The actors said there was no other way. They wanted to fight it out but it was like they were hitting on a wall. Now, explain that.

– Wow. And that happened throughout?

There were parts where I felt that I had gone for a compromise while writing the screenplay. Ninety pages or even a hundred are a very limited space, so as a writer you need to combine characters or use short cuts, and sometimes you sacrifice some emotional truth on the way. As if magically, the improvs returned those parts to where they were before – to where they should have been to capture the emotional truth in my real life stories.

– This gives me goose bumps.

(laughs) It does, doesn’t it? It felt as if these things (and many more) were written somewhere and as if the actors, when in the zone, had access to them.

– They were written in your screenplay, so in your head.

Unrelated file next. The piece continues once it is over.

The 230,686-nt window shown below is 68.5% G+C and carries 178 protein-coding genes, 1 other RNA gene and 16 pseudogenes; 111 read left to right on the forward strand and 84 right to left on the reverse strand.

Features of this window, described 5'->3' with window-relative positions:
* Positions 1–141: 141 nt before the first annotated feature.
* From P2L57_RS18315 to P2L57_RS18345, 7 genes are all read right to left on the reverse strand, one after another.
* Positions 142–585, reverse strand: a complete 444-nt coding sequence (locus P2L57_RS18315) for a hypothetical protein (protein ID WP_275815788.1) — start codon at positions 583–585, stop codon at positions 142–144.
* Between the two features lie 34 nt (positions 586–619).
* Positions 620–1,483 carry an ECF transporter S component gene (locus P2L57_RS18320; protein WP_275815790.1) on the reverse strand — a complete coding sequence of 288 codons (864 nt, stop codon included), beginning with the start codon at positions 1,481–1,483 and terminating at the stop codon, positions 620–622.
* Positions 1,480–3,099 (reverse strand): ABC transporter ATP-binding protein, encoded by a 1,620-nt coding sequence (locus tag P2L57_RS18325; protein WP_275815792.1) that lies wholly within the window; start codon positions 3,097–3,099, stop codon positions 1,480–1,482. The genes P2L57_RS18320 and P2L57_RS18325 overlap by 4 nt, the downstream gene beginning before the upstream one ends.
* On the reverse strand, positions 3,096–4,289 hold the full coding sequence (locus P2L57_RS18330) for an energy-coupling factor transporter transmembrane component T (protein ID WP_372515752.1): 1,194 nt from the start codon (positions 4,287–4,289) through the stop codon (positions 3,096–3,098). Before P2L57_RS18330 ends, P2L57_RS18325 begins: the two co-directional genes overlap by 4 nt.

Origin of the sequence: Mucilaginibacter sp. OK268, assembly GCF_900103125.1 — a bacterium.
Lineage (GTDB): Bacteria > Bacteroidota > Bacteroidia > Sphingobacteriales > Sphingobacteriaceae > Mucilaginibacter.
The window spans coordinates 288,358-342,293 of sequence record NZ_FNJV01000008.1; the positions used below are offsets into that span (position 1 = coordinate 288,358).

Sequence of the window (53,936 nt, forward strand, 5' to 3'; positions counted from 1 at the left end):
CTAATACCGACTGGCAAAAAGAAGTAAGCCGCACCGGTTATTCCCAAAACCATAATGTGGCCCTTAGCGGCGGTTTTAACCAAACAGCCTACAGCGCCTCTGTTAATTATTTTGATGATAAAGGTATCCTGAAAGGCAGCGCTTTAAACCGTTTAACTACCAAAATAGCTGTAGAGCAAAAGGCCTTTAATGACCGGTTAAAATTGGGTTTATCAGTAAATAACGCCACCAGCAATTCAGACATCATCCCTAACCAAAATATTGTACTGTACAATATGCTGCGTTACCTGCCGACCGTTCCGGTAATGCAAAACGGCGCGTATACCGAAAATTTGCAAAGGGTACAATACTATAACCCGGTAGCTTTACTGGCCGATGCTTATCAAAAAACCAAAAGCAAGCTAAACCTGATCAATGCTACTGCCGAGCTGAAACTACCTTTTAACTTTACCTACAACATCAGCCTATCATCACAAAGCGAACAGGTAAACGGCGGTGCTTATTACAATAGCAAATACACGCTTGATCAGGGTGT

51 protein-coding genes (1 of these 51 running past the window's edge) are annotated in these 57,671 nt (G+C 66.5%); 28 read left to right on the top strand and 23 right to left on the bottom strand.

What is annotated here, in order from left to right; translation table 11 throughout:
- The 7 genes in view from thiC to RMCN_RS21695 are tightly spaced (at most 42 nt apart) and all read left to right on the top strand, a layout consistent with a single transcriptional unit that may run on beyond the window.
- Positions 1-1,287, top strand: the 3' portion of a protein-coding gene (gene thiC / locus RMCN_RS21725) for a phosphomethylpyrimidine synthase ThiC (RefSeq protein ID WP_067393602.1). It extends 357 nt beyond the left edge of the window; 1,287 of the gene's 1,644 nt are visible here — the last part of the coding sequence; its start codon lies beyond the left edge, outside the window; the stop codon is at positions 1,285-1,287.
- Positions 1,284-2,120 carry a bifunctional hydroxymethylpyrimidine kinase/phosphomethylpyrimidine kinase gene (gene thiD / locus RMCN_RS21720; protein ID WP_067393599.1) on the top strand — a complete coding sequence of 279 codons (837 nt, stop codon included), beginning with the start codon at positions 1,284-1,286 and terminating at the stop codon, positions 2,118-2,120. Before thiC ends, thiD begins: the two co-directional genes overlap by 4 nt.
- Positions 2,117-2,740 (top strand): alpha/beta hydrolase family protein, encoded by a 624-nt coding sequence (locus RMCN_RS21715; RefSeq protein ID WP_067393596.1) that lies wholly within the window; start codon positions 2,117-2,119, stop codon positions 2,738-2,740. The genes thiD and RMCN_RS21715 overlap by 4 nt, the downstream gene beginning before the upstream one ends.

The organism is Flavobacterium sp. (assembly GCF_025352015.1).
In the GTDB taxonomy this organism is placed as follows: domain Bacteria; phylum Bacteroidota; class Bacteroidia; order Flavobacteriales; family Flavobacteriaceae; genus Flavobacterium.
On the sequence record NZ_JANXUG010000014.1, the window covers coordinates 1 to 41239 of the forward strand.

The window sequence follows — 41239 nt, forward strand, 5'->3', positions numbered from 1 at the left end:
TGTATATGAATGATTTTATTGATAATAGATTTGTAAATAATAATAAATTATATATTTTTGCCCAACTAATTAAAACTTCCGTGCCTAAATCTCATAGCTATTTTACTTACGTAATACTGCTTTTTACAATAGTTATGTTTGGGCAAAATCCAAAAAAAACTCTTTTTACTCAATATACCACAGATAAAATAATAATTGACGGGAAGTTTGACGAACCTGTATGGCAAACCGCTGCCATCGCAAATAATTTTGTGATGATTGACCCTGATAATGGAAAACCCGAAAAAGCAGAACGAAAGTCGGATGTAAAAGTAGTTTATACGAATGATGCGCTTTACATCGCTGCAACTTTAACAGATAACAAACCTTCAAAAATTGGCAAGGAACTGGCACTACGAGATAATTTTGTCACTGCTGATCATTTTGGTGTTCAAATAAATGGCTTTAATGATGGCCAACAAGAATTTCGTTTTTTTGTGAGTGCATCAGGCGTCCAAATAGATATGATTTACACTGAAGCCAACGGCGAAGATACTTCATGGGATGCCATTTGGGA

We feel so much more comfortable when we can find a logical explanation – or one that is as close to logic as possible, don’t we? Why is that? I say: defy logic. My work has nothing to do with logic – or very little. I don’t know where emotional truth resides, but I feel like we are working with energies or frequencies rather than with thoughts. So how did they get this information, when I never gave it to them or even went out of my way to mislead them? I do not know. But perhaps we are connected and share knowledge (cognitive and emotional) on a level, which is beyond our understanding. Some of us are more open than others, and the work we are doing here is certainly supporting our opening up and becoming more perceptive and communicative on all levels – not only the one connected with words.